DECEMBER 26, 2004
Temagami freeze-up complete
This pre-Christmas satellite photo shows freeze-up now covers Temagami and ice travel has begun for the winter.
SATELLITE PHOTO: December 24
DECEMBER 21, 2004
Hub of Lake Temagami freezes
Gerry Gooderham reports that the Hub of Lake Temagami froze-up yesterday.
On Sunday the ice was two to four inches thick and he was able to sled from Ogama Island to the landing by four p.m. through blizzard conditions that dropped six inches of snow. Yesterday his thermometer hit minus 40 C.
PHOTOS: December 20
DECEMBER 21, 2004
The last boat run
On Friday, December 17, Gerry Gooderham made one last water trip to get his boats out of the water before the Hub of Lake Temagami froze-up. It was 18 C.
He almost didn't make it. "The lake starts to freeze in front of me, but high winds prevail."
PHOTOS: Last boat run
DECEMBER 19, 2004
SATELLITE PHOTO: December 17
DECEMBER 16, 2004
Freeze-up watch, Hub of Lake Temagami
There is still boat travel, but it is tough going.
PHOTOS: December 15
DECEMBER 15, 2004
Freeze-up progesses to large lakes
In this satellite image from yesterday, small- and medium-sized lakes are frozen and Lake Temagami is freezing over.
SATELLITE PHOTO: December 14
DECEMBER 7, 2004
Freeze-up start seen from space
In this satellite image, smaller, shallower lakes can be seen freezing or frozen over.
SATELLITE PHOTO: December 6
DECEMBER 3, 2004
Space view, December 1
In this satellite image, there is snow on the ground, but little visible freezing on the lakes.
SATELLITE PHOTO: December 1
Queen's University student Stephanie Chong (right) making a presentation to Alex Mathias in Kingston.
DECEMBER 2, 2004
Mathias tour attendance 1,200 in southern Ontario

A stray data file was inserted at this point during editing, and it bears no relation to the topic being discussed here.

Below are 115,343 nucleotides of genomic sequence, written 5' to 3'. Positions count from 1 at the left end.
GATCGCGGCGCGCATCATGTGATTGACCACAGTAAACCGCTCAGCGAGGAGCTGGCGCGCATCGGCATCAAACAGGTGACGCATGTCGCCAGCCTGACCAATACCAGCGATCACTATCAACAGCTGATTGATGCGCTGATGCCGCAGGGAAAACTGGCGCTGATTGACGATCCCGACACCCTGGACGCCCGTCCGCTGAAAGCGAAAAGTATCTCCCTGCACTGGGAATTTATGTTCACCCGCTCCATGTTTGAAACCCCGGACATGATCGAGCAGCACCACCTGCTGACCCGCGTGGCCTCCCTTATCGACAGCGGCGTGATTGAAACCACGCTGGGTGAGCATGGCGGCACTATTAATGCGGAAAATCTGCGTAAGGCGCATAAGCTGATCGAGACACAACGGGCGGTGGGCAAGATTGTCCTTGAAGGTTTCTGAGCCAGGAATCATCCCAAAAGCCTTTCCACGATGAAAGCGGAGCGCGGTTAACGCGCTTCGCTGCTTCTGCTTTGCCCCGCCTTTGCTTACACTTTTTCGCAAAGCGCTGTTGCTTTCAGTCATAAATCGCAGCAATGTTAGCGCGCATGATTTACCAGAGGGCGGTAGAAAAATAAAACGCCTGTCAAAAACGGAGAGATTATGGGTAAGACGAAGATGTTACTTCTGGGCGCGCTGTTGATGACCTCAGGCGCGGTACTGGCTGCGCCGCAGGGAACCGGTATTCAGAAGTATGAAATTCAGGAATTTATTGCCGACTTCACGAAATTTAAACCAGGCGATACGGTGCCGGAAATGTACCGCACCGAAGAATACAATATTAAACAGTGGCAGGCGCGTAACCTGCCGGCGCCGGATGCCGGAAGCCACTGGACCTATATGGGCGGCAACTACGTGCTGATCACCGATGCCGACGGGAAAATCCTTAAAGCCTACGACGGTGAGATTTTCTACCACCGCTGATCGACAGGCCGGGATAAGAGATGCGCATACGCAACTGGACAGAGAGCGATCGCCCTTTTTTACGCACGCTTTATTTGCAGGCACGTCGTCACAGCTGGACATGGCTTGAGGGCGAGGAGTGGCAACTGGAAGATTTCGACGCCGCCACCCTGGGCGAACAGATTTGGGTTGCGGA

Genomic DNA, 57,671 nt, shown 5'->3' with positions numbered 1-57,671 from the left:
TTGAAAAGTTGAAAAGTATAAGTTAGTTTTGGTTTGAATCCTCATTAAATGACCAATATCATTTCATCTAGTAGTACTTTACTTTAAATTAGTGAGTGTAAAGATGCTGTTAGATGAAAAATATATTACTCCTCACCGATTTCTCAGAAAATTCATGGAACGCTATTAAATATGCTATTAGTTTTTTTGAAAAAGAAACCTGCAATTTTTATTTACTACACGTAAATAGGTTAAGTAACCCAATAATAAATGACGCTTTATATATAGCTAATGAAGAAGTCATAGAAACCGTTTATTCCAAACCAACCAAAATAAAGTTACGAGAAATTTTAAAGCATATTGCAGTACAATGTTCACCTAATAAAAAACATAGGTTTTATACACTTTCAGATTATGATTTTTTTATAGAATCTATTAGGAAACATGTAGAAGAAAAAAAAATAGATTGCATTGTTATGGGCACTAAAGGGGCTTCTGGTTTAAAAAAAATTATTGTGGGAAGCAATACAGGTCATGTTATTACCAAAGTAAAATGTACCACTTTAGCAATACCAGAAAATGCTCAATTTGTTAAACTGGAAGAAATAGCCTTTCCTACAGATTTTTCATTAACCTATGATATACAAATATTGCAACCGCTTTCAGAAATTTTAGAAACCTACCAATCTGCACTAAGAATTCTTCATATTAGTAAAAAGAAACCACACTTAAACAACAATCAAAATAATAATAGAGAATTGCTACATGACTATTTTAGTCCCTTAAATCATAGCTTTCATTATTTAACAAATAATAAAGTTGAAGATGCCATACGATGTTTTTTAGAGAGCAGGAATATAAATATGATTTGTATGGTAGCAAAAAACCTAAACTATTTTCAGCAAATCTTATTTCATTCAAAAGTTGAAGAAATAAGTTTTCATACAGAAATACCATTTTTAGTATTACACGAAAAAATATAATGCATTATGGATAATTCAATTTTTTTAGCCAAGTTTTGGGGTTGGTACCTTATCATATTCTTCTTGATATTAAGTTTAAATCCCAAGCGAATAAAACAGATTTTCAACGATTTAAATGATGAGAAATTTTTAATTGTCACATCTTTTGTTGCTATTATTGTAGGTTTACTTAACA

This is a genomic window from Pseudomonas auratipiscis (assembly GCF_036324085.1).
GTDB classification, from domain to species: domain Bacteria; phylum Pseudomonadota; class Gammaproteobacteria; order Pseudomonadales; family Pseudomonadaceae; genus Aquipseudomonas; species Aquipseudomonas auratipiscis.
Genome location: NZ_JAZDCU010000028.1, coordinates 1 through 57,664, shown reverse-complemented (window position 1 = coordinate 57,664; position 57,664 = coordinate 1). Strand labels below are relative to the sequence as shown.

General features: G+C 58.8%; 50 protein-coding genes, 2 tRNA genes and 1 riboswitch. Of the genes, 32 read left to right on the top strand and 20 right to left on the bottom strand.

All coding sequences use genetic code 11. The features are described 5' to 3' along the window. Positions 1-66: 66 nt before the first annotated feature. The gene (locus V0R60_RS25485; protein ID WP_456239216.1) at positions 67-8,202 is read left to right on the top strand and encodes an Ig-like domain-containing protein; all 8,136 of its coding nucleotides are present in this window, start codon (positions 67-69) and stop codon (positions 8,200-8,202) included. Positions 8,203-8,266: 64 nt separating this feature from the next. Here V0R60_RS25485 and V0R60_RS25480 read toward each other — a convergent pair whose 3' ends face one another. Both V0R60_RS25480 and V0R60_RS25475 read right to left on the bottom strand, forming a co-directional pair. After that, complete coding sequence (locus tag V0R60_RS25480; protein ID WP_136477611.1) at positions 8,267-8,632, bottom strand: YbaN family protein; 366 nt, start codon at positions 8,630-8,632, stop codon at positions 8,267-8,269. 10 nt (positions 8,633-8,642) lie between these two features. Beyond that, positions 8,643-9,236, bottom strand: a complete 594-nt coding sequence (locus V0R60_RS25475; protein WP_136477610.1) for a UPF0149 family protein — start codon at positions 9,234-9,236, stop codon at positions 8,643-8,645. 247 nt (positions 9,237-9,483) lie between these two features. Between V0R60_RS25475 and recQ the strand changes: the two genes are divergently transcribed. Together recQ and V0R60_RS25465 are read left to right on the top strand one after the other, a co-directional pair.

Despite some bad weather, Temagami First Nation elder Alex Mathias spoke to 1,200 in eight southern Ontario cities — Hamilton, Burlington, Waterloo, Guelph, London, Peterborough, Kingston and Ottawa — discussing his struggle to save his ancestral land and the destructive logging across Temagami.
Mathias is the last Temagami aboriginal living off the reserve on ancestral family land. He is also one of the last Ojibway speakers of the Teme-Augama dialect.
Generous and affable, he has become almost a folk figure among backcountry travellers who drop by his remote Obabika Lake home.
He was accompanied by tour impresario Ed MacPherson, a moderator on the Ottertooth forum.
After two weeks on the road, Mathias is looking forward to returning home to the bush. "Over two weeks is a stretch for me."
BACKGROUND & MAP: Alex Mathias
Maps and information herein are not intended for navigational use, and are not represented to be correct in every respect.
All pages intended for reference use only, and all pages are subject to change with new information and without notice.
The author/publisher accepts no responsibility or liability for use of the information on these pages.
Wilderness travel and canoeing possess inherent risk.
It is the sole responsibility of the paddler and outdoor traveler to determine whether he/she is qualified for these activities.
Copyright © 2000-2014 Brian Back. All rights reserved.
We do not endorse and are not responsible for the content of any linked document on an external site.